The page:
How to Maximise Student Attainment

16th February 2017

The Personal Tutoring system is part of a vital role in enhancing students academic and personal potential and attainment. To this day, it still remains as part of a long-standing tradition at most UK universities whereby students can take advantage of a one-to-one session with a nominated tutor.

These sessions are intended as an opportunity where students can request feedback and advice on a range of academic, pastoral as well as career orientated questions. Universities may have different approaches to how this system is implemented, with some mandating a set number of sessions a year, whilst others offer it as and when a student may need them.

The Personal Tutoring Challenge

With an increasing number of students part-financing their studies with jobs and (in some cases) commuting from the parental home time, spare time is increasingly short. Time pressures may prompt both students and universities to consider whether personal tutoring sessions continue to represent a worthwhile investment of the students free-time or whether an alternative should be considered.

To help answer this, UCL carried out a study in 2014 to examine the benefits and shortcomings of the personal tutoring system and discover what aspects students particularly valued or dismissed.

Of the 271 people surveyed, researchers discovered that students really valued having a designated academic available to them for personal support if necessary. They indicated that although they may not need to call upon them, the knowledge that there is a safety net and someone who they can turn to, was reassuring and helpful.

Students also appreciated the personalised nature of a designated tutor, as they felt that having the sole attention of an academic member of staff, gave them more individualised feedback, better communication of academic progress and confidence in the advice offered.

Students were least satisfied when they felt that tutors approached the sessions as a check-boxing exercise. In these instances, students reported limited value from tutors who seemed less supportive and impersonal, preferring to keep a large professional distance between themselves and their nominated students. Students also reported that scheduled meetings were problematic as being either too few or too frequent in nature.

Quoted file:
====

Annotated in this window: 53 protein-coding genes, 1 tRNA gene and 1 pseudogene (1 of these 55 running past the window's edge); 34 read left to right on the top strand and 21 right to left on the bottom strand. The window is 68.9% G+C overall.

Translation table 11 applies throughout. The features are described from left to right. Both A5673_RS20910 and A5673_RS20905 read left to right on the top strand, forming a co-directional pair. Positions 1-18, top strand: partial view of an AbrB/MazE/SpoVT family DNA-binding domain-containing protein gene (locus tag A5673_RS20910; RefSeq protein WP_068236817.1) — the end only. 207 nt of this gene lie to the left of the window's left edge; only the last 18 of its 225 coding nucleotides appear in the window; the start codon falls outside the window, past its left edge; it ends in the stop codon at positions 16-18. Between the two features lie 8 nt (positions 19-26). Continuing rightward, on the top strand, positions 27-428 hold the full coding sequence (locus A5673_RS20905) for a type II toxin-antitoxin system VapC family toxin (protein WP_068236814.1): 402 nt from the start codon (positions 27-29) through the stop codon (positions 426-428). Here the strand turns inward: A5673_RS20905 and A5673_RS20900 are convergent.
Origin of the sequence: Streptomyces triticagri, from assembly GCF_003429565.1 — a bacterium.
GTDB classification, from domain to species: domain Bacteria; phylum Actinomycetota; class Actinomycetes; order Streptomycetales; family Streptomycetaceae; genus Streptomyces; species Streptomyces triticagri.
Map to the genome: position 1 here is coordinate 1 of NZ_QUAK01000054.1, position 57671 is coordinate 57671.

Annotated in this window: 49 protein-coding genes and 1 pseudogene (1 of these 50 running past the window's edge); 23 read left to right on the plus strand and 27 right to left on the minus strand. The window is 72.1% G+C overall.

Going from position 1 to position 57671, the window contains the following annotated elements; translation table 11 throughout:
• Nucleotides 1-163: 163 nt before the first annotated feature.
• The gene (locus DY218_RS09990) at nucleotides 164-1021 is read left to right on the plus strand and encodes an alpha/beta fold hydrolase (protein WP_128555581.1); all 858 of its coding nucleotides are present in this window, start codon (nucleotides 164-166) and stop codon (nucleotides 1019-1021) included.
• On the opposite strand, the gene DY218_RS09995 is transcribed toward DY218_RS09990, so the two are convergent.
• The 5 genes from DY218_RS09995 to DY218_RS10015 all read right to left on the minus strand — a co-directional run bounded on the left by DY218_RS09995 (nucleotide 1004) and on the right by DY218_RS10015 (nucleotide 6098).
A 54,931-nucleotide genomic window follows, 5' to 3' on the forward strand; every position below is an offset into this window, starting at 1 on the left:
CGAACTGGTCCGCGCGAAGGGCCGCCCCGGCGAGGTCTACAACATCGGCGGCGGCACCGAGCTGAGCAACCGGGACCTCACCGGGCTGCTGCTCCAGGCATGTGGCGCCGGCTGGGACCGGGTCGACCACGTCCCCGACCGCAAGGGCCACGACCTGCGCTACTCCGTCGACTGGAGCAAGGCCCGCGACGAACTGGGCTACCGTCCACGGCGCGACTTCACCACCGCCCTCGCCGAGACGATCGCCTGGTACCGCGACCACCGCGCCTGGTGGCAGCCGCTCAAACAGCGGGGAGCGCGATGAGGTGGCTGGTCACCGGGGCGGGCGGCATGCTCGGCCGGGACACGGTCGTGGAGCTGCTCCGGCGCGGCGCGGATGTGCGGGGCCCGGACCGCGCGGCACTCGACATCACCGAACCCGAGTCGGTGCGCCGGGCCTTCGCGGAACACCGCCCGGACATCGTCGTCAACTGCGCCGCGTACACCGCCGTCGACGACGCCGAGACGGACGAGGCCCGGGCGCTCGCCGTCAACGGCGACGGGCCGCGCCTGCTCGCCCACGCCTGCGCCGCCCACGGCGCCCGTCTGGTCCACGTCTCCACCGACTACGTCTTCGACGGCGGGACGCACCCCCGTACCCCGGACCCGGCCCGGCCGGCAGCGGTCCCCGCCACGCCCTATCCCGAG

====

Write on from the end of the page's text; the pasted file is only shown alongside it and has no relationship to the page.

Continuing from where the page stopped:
The main take-aways from this research was that the Personal Tutoring system was indeed a much valued resource to students, but to maximise student engagement and to create a community of practice, universities need to offer a tutoring programme that:

  1. Values students as unique individuals
  2. Provides personalised attention and feedback
  3. Offers appropriate academic and professional support based on relevant research interests to the student’s degree choices
  4. Is accessible and easy to contact.

How easy is this in practice?

Despite the use of the Personal Tutoring system being wide-spread throughout the UK Higher Education sector, there are few that offer a systematic and comprehensive training programme to ensure that all tutors follow the same recommended best practice. This has created problems in terms of consistency for both students and staff where support has been uneven and differed between departments.

When used correctly, personal tutoring plays a key part in delivering a holistic, coherent and student centred curriculum. It is a crucial aspect of how the University supports students and helps them fulfil their academic and personal development potential.

To maximise the effectiveness of personal tutoring it’s vital that all staff members are given the same comprehensive training that they can undergo at a time that suits them. In this regard an elearning programme offers an ideal solution.

Elearning offers a cost-effective means to rollout training to large audiences at a time and place that is most suitable for varying schedules. Unlike the traditional University Handbook, it also offers a means by which the University can share its voice and vision in a fully interactive medium that brings the course material alive through branching conversation simulations, interactions and quizzes that test the learner’s knowledge. The course content also offers support documentation and policies they can use once the course is complete.

Interested in Personal Tutoring Training

At Marshall Elearning, we have partnered with Westminster University to produce a fully interactive Personal Tutoring Course designed for both new academics and as a refresher for more experienced staff members that wish to update their knowledge

The course coaches staff members on their academic and pastoral roles, whilst teaching them about the range of support and other referral services available to students.

For more information or for a demo, please contact David Marshall on 0845 123 3909 or

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